One last note on the car's cabin tech: Ford's recent partnership with Sony for premium audio systems makes for a relatively inexpensive option that adds considerable value. With 12 speakers, including subwoofer and center channel, it does a good job of covering the capacious space inside the car. The amp is powerful enough to put the sound through the speakers without overwhelming. Most importantly, the system neatly stages the sound for all seating positions. We like the quality of this sound better than that produced by other premium systems in much more expensive cars.
In its standard configuration, the 2010 Ford Flex SEL seats seven passengers, but ours was equipped with twin bucket seats for the middle row, cutting the passenger capacity down to six. But that trade-off in capacity meant easier access to the third row seats; during a few trips we had the car filled to capacity with six adults and heard no complaints about comfort. The middle and third rows fold down for cargo room. With the third row up, cargo space is nearly eliminated.
The 2009 Ford Flex came with only one choice for power, a 3.5-liter V-6 mated to a six-speed automatic transmission. For the 2010 model year, the SEL and Limited trims can be had with Ford's new EcoBoost engine. This is the same engine we tested earlier in the. EcoBoost models of the Flex also come with all-wheel-drive.
The EcoBoost engine uses direct injection and twin turbochargers to boost the power from the car's 3.5-liter V-6, while getting the same mileage as the standard, naturally aspirated V-6. The EcoBoost engine makes 355 horsepower and 350 pound-feet of torque, compared with the base V-6's 262 horsepower and 248 pound-feet--a substantial difference.
That extra power is easily felt with the gas pedal, as a light tap makes the big Flex push forward hard. Although we were impressed by the available acceleration, and used it for passing maneuvers, merging with traffic, and climbing hills, it seemed like overkill, as the standard V-6 felt adequate for the 2009 Ford Flex we tested earlier.
However, the extra power from the EcoBoost engine could come in handy when using the Flex as a tow car, and it comes at no cost in fuel economy. Ford states the EPA fuel economy at 16 miles per gallon city and 22 mpg highway for the Flex with EcoBoost and the naturally aspirated engine. In our testing, we achieved an average of 19.9 mpg with a considerable amount of freeway driving thrown in. With the 2009 non-EcoBoost Flex, our average economy was 17.8 mpg.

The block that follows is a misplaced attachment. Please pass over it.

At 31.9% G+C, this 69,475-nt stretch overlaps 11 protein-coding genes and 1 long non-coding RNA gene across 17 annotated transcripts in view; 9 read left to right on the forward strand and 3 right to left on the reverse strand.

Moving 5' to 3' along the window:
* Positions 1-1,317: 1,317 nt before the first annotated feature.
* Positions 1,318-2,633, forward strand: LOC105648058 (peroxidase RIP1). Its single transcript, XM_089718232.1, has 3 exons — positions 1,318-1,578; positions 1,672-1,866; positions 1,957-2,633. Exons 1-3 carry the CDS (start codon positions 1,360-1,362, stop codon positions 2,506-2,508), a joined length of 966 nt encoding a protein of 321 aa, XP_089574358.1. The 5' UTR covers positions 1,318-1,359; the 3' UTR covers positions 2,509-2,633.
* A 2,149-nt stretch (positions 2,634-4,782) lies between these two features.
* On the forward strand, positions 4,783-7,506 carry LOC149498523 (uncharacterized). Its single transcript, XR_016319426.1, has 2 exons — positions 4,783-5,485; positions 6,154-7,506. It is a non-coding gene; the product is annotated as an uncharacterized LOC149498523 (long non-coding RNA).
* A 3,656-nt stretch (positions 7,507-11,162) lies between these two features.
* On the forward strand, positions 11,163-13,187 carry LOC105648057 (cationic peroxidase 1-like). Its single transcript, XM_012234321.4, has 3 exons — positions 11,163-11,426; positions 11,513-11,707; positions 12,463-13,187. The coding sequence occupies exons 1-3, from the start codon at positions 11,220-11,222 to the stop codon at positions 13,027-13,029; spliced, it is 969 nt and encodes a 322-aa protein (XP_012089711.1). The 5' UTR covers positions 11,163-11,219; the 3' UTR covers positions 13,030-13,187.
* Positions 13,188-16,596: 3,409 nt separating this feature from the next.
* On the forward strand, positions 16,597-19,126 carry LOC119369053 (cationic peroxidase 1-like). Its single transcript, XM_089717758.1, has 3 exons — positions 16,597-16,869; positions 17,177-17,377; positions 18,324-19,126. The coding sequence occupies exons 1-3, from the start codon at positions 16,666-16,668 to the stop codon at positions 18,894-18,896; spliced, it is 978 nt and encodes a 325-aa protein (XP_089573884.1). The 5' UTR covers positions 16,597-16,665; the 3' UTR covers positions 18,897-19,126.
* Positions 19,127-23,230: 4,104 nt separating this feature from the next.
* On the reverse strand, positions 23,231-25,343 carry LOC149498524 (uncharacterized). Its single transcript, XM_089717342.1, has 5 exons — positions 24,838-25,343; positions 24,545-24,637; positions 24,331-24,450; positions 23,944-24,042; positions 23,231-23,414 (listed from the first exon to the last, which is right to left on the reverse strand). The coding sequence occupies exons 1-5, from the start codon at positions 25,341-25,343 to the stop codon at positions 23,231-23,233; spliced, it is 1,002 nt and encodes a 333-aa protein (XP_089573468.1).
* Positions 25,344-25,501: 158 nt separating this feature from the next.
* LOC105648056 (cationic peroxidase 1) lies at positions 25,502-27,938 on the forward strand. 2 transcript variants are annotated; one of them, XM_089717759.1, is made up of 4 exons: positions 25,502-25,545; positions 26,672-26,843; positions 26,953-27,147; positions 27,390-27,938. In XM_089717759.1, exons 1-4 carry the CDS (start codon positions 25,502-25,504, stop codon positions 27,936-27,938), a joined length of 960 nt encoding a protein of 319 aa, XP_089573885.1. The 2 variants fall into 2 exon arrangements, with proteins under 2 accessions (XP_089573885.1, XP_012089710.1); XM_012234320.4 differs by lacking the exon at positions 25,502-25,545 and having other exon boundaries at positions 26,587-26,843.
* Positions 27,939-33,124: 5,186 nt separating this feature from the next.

Where the 2009 Flex had a six-speed automatic transmission with a low range, the 2010 Flex with EcoBoost has a six-speed automatic transmission with manual gear selection, and includes paddles on the steering wheel. We went through the gears for testing purposes, and found typical slushbox shifting, but didn't rely on it for the majority of our driving. The standard drive mode works seamlessly with the engine, and readily downshifted when we asked for its best acceleration.
The Flex's all-wheel-drive system isn't particularly sophisticated, but offers a little more grip than the standard front-wheel-drive version of the car. We had the Flex on some gravel roads, which included a winding ascent, and appreciated that it could throw torque to the rear wheels, especially useful under these conditions. Pushing it up those roads, we felt minimal slip from the wheels.
The 2010 Ford Flex SEL with EcoBoost proved to be an excellent car for the kind of vacation traveling we were doing. The lack of cargo space in the rear when the third-row seats are in use could be a problem for large families. From a design standpoint, we give the Flex high marks for its unique style, but fault it a little for the unnecessary directional buttons on the center stack. Fortunately, getting the navigation option solves that interface issue.
Likewise for the Flex's cabin tech, we weren't impressed by the Ford Sync navigation service, but the optional hard-drive-based navigation system makes up for that in a big way. In fact, not getting the navigation option means missing out on the traffic, weather, and fuel price data integrated with the maps. Beyond Sync's inadequate navigation, though, the Bluetooth cell phone and MP3 player integration still beats out anything else on the road today.
Finally, the new EcoBoost engine gives the Flex big points for performance tech. Although 19.9 mpg isn't spectacular mileage, the fact that it gets the same mileage as the base V-6 while adding more than 100 horsepower is truly impressive.
|Model||2010 Ford Flex|
|Trim||SEL with EcoBoost|
|Powertrain||Direct injection twin turbocharged 3.5-liter V-6|
|EPA fuel economy||16 mpg city/22 mpg highway|
|Observed fuel economy||19.9 mpg|
|Navigation||Optional hard drive-based with traffic; standard through Sync Traffic, Directions, and Information|
|Bluetooth phone support||Standard|
|Disc player||Single CD/DVD, MP3 compatible; optional six disc changer|
|MP3 player support||iPod, Zune, many others|
|Other digital audio||USB drive, internal hard drive, Bluetooth streaming, auxiliary input, satellite radio|
|Audio system||Optional 12 speaker Sony system|
|Driver aids||Standard sonar distance warning, optional rear view camera, optional self-parking system|
|Price as tested||$40,905|